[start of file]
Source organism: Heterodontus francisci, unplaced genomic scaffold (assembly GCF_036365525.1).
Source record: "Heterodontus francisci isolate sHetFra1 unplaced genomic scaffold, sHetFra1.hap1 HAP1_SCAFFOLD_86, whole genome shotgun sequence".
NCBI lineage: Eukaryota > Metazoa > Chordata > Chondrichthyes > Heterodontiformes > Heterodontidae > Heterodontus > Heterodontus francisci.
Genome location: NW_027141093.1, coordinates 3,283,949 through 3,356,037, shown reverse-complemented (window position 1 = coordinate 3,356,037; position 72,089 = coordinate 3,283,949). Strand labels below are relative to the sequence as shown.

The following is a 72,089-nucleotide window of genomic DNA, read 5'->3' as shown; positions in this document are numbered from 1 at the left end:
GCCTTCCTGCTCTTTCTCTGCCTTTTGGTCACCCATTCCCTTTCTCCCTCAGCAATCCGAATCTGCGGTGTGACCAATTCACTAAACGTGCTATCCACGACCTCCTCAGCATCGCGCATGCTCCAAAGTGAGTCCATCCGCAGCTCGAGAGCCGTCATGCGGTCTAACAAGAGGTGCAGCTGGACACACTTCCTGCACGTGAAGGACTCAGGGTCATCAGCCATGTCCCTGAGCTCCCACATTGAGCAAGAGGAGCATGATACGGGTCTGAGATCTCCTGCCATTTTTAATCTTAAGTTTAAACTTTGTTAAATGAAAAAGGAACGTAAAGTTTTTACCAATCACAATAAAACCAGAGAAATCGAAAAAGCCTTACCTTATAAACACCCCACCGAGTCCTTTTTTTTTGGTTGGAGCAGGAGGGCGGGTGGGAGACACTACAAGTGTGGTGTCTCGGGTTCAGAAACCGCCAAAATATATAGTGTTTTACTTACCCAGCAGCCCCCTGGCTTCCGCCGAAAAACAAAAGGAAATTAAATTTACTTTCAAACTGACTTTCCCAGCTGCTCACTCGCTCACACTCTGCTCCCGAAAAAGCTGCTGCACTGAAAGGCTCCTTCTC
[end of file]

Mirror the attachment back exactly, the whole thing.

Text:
Source organism: Heterodontus francisci, unplaced genomic scaffold (assembly GCF_036365525.1).
Source record: "Heterodontus francisci isolate sHetFra1 unplaced genomic scaffold, sHetFra1.hap1 HAP1_SCAFFOLD_86, whole genome shotgun sequence".
NCBI lineage: Eukaryota > Metazoa > Chordata > Chondrichthyes > Heterodontiformes > Heterodontidae > Heterodontus > Heterodontus francisci.
Genome location: NW_027141093.1, coordinates 3,283,949 through 3,356,037, shown reverse-complemented (window position 1 = coordinate 3,356,037; position 72,089 = coordinate 3,283,949). Strand labels below are relative to the sequence as shown.

The following is a 72,089-nucleotide window of genomic DNA, read 5'->3' as shown; positions in this document are numbered from 1 at the left end:
GCCTTCCTGCTCTTTCTCTGCCTTTTGGTCACCCATTCCCTTTCTCCCTCAGCAATCCGAATCTGCGGTGTGACCAATTCACTAAACGTGCTATCCACGACCTCCTCAGCATCGCGCATGCTCCAAAGTGAGTCCATCCGCAGCTCGAGAGCCGTCATGCGGTCTAACAAGAGGTGCAGCTGGACACACTTCCTGCACGTGAAGGACTCAGGGTCATCAGCCATGTCCCTGAGCTCCCACATTGAGCAAGAGGAGCATGATACGGGTCTGAGATCTCCTGCCATTTTTAATCTTAAGTTTAAACTTTGTTAAATGAAAAAGGAACGTAAAGTTTTTACCAATCACAATAAAACCAGAGAAATCGAAAAAGCCTTACCTTATAAACACCCCACCGAGTCCTTTTTTTTTGGTTGGAGCAGGAGGGCGGGTGGGAGACACTACAAGTGTGGTGTCTCGGGTTCAGAAACCGCCAAAATATATAGTGTTTTACTTACCCAGCAGCCCCCTGGCTTCCGCCGAAAAACAAAAGGAAATTAAATTTACTTTCAAACTGACTTTCCCAGCTGCTCACTCGCTCACACTCTGCTCCCGAAAAAGCTGCTGCACTGAAAGGCTCCTTCTC